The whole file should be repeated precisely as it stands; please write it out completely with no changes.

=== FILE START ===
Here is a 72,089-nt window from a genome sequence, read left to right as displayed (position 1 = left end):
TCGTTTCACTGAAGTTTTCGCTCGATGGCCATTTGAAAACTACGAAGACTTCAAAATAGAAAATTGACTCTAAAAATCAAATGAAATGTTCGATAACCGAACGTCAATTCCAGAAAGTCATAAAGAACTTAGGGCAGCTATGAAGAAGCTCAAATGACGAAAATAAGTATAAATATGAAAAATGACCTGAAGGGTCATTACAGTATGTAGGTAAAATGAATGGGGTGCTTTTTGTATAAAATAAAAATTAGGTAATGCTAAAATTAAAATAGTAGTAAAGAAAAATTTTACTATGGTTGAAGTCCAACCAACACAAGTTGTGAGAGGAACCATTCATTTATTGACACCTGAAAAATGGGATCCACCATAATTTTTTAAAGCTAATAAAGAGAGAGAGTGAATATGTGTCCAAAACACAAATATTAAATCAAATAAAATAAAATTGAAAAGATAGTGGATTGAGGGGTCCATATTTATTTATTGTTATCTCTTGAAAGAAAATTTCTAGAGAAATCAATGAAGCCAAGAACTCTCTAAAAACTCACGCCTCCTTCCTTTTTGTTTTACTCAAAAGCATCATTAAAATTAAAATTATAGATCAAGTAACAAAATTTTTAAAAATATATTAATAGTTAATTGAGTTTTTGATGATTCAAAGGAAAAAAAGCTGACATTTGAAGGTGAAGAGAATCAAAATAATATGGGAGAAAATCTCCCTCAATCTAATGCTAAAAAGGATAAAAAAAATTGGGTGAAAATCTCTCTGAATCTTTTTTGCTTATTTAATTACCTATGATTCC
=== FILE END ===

Here is a 72,089-nt window from a genome sequence, read left to right as displayed (position 1 = left end):
TCGTTTCACTGAAGTTTTCGCTCGATGGCCATTTGAAAACTACGAAGACTTCAAAATAGAAAATTGACTCTAAAAATCAAATGAAATGTTCGATAACCGAACGTCAATTCCAGAAAGTCATAAAGAACTTAGGGCAGCTATGAAGAAGCTCAAATGACGAAAATAAGTATAAATATGAAAAATGACCTGAAGGGTCATTACAGTATGTAGGTAAAATGAATGGGGTGCTTTTTGTATAAAATAAAAATTAGGTAATGCTAAAATTAAAATAGTAGTAAAGAAAAATTTTACTATGGTTGAAGTCCAACCAACACAAGTTGTGAGAGGAACCATTCATTTATTGACACCTGAAAAATGGGATCCACCATAATTTTTTAAAGCTAATAAAGAGAGAGAGTGAATATGTGTCCAAAACACAAATATTAAATCAAATAAAATAAAATTGAAAAGATAGTGGATTGAGGGGTCCATATTTATTTATTGTTATCTCTTGAAAGAAAATTTCTAGAGAAATCAATGAAGCCAAGAACTCTCTAAAAACTCACGCCTCCTTCCTTTTTGTTTTACTCAAAAGCATCATTAAAATTAAAATTATAGATCAAGTAACAAAATTTTTAAAAATATATTAATAGTTAATTGAGTTTTTGATGATTCAAAGGAAAAAAAGCTGACATTTGAAGGTGAAGAGAATCAAAATAATATGGGAGAAAATCTCCCTCAATCTAATGCTAAAAAGGATAAAAAAAATTGGGTGAAAATCTCTCTGAATCTTTTTTGCTTATTTAATTACCTATGATTCC